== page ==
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What can we learn from second generation digital natives? A qualitative study of undergraduates’ views of digital health at one London university

Cowey, AE; Potts, HWW; (2018) What can we learn from second generation digital natives? A qualitative study of undergraduates’ views of digital health at one London university. Digital Health , 4 10.1177/2055207618788156. Green open access

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Abstract

OBJECTIVES: We live in a digital age and opportunities within healthcare are increasing, ranging from patient portals to wearable devices. Today’s undergraduates are second generation digital natives and are at a critical point of becoming more autonomous in their healthcare interactions. This study aims to understand their experiences of both digital and broader healthcare. This will enable a better understanding of implications for national policy, individual healthcare organisations and further research. METHODS: Undergraduates aged 18–21 participated in individual interviews or focus groups. Inductive thematic analysis was undertaken. Negative member checking and feedback on emerging themes from both participants and experts were used to increase the validity of the study. RESULTS: Twenty-four undergraduates participated in the study, including a high proportion of international students. Thematic analysis revealed 16 themes. Six key themes explored in this paper are: generation gap; impact on healthcare professionals (HCPs); use of technology to replace or enhance HCP interactions; use of technology to support administration/transactional activities; paper vs electronic; and personally held health and fitness data. CONCLUSION: This paper highlights recommendations for the undergraduate cohort and wider populations including better articulation of benefits, making digital options more personalised and interactive, and raising awareness of dangerous ‘obsessive’ behaviour around health and fitness apps. Some of our findings challenge the assumption that this generation will automatically accept digital initiatives, including the importance this cohort continues to place on face-to-face interactions. In response, we offer some suggestions to improve awareness, utilisation and acceptance of digital health.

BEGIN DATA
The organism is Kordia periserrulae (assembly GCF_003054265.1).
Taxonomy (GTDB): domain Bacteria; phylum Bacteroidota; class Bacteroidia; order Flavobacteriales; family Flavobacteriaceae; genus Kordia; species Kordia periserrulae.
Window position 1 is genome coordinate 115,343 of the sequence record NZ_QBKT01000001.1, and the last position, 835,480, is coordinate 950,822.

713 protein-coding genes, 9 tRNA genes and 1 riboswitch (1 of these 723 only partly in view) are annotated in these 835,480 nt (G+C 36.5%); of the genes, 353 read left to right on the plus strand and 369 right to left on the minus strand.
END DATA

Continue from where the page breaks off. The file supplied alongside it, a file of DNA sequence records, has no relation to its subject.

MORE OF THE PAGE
Type: Article
Title: What can we learn from second generation digital natives? A qualitative study of undergraduates’ views of digital health at one London university
Open access status: An open access version is available from UCL Discovery
DOI: 10.1177/2055207618788156
Publisher version: https://doi.org/10.1177%2F2055207618788156
Language: English
Additional information: Creative Commons Non Commercial CC BY-NC: This article is distributed under the terms of the Creative Commons Attribution-NonCommercial 4.0 License (http://www.creativecommons.org/licenses/by-nc/4.0/) which permits non-commercial use, reproduction and distribution of the work without further permission provided the original work is attributed as specified on the SAGE and Open Access pages (https://us.sagepub.com/en-us/nam/open-access-at-sage).
Keywords: Students, Internet, telemedicine, delivery of healthcare, information systems
UCL classification: UCL
UCL > Provost and Vice Provost Offices > School of Life and Medical Sciences
UCL > Provost and Vice Provost Offices > School of Life and Medical Sciences > Faculty of Population Health Sciences > Institute of Health Informatics
UCL > Provost and Vice Provost Offices > School of Life and Medical Sciences > Faculty of Population Health Sciences > Institute of Health Informatics > CHIME
URI: https://discovery.ucl.ac.uk/id/eprint/10052918
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